An impacted tooth simply means that it is “stuck” and cannot erupt into function. Patients frequently develop problems with impacted third molar (wisdom) teeth. These teeth get “stuck” in the back of the jaw and can develop painful infections among a host of other problems. Since there is rarely a functional need for wisdom teeth, they are usually extracted if they develop problems. The maxillary cuspid (upper eyetooth) is the second most common tooth to become impacted. The cuspid tooth is a critical tooth in the dental arch and plays an important role in your “bite”. The cuspid teeth are very strong biting teeth and have the longest roots of any human teeth. They are designed to be the first teeth that touch when your jaws close together so they guide the rest of the teeth into the proper bite.
Normally, the maxillary cuspid teeth are the last of the “front” teeth to erupt into place. They usually come into place around age 13 and cause any space left between the upper front teeth to close tighter together. If a cuspid tooth gets impacted, every effort is made to get it to erupt into its proper position in the dental arch. The techniques involved to aid eruption can be applied to any impacted tooth in the upper or lower jaw, but most commonly they are applied to the maxillary cuspid (upper eye) teeth. The impacted teeth are surgically exposed via an incision in the gums at which point the tooth is gently loosed and a bracket and chain attached to aid orthodontic eruption. Sixty percent of these impacted eyeteeth are located on the palatal (roof of the mouth) side of the dental arch. The remaining impacted eyeteeth are found in the middle of the supporting bone but stuck in an elevated position above the roots of the adjacent teeth or out to the facial side of the dental arch.
Stem cells are unique because they drive the natural healing process throughout your life. Stem cells are different from other cells in the body because they regenerate and produce specialized cell types. They heal and restore skin, bones, cartilage, muscles, nerves and other tissues when injured.
As a result, amazing new medical treatments are being developed to treat a range of diseases contemporary medicine currently deems difficult or impossible to treat. Among them are:
While stem cells can be found in most tissues of the body, they are usually buried deep, are few in number and are similar in appearance to surrounding cells. With the discovery of stem cells in teeth, an accessible and available source of stem cells has been identified.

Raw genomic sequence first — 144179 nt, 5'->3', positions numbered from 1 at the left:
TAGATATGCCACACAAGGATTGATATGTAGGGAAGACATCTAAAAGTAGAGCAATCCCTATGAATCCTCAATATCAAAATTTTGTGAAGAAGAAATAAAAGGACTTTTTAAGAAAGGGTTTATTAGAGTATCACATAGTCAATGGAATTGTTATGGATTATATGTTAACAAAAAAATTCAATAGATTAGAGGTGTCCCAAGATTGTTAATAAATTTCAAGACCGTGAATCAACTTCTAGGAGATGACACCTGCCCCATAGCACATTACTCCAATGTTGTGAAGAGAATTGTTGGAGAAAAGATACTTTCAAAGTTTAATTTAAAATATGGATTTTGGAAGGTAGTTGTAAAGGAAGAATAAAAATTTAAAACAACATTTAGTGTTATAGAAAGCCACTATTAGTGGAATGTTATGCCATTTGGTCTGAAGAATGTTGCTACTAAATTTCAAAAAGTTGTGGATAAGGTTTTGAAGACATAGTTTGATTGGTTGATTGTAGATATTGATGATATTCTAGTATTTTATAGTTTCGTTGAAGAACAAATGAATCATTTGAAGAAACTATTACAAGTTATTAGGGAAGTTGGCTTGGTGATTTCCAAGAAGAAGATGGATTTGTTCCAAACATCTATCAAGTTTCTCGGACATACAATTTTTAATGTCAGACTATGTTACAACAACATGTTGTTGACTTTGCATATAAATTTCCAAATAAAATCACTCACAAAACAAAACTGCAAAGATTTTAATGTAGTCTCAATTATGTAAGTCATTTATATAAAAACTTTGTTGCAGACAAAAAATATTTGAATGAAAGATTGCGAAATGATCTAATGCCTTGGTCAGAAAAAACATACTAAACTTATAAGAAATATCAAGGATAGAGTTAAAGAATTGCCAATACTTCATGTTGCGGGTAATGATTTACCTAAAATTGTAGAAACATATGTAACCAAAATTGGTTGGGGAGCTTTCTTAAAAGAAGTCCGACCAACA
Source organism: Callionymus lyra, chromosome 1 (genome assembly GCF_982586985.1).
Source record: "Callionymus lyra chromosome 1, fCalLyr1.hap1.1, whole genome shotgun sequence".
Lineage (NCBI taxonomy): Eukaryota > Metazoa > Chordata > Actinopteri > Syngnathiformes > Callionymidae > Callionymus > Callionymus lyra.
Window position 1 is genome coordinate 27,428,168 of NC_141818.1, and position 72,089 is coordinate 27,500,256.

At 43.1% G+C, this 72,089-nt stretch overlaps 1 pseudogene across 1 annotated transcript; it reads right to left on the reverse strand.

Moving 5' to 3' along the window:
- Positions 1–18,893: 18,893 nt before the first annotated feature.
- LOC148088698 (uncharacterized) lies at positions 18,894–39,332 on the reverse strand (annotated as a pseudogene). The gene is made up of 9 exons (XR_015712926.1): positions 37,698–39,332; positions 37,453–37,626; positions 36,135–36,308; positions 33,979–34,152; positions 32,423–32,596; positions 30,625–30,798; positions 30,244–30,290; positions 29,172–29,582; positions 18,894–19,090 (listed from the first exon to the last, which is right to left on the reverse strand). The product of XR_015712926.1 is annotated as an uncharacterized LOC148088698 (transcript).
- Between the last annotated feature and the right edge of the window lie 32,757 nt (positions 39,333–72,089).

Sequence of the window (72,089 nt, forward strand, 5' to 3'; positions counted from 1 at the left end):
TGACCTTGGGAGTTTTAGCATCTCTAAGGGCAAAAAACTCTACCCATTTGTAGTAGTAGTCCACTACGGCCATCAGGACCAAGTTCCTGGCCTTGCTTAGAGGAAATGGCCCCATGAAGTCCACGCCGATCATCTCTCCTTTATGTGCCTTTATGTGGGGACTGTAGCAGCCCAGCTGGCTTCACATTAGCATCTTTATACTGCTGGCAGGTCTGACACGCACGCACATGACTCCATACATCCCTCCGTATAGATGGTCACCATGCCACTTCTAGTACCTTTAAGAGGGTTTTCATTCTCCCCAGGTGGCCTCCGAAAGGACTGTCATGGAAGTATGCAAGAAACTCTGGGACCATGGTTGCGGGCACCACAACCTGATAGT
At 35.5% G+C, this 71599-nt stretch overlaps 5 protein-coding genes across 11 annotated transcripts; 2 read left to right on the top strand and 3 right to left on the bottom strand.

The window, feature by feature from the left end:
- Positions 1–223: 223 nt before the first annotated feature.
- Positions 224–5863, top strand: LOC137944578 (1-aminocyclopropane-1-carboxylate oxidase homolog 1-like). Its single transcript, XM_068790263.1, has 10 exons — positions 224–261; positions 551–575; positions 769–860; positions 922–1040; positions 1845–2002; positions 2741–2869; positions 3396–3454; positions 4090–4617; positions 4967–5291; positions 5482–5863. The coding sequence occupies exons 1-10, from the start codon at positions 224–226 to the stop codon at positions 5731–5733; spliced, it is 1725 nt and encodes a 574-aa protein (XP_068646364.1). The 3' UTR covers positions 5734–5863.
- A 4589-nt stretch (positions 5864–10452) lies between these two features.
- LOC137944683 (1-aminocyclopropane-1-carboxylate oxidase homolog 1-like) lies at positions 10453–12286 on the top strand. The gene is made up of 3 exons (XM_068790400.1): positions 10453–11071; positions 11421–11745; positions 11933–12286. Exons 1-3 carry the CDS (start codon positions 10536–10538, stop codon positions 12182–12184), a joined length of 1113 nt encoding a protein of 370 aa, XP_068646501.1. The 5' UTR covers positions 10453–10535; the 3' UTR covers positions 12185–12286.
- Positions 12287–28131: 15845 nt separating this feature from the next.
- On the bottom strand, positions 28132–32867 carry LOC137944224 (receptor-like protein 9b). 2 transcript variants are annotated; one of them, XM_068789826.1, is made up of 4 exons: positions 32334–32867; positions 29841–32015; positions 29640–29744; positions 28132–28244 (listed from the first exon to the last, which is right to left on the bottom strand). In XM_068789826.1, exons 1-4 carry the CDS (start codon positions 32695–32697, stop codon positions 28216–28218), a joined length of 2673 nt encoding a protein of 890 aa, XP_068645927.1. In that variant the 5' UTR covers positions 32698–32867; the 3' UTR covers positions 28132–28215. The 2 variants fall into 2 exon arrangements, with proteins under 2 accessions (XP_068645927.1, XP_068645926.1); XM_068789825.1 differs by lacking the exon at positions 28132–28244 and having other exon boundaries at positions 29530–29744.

One or more of the following procedures might need to be performed in order to prepare your mouth for a denture:
We will review your particular needs with you during your appointment.
Tooth extractions are routine dental procedures used to remove decayed, damaged or otherwise problematic teeth. Dentists usually make every effort to preserve natural teeth, although sometimes an extraction is necessary. Although the procedure is performed in a dentist’s or oral surgeon’s office, it is considered surgery. Depending on which teeth are removed, they may be replaced with a dental implant or another oral prosthetic.
There are several reasons why you could need a tooth extraction.
The most common cause of tooth extractions is severe tooth decay and cavities. However, many patients also undergo extractions for impacted teeth – particularly wisdom teeth. Other causes for extraction include advanced periodontal disease, cracked teeth, and teeth that are severely malformed. Although many circumstances that require extraction are unavoidable, some could be prevented with regular visits to the dentist for exams and cleanings.
Only your dentist can tell you if you need a tooth extraction. However, you may be a candidate for the procedure if one or more of your teeth are decayed so severely that a filling or others restoration is not a possibility for treatment.
If you and your dentist decide to extract one or more teeth, you will be scheduled to return for oral surgery at a later date. You will be given a local anesthetic to prevent pain during the procedure, and you may be prescribed medications to help manage pain in the hours following your extraction. Depending on the nature of your extraction and other factors, such as whether your teeth are impacted, you may also be sedated or given general anesthesia during your procedure.
Post-operative care following a tooth extraction is essential for healing and preventing complications. You will be instructed to avoid certain foods and also keep the surgical site clean at all times. If you are prescribed an antibiotic, it is important that you complete the course of treatment to prevent infection. Finally, you may be advised to avoid smoking or drinking through a straw, as doing so may delay the healing process and cause a condition known as ‘dry socket.’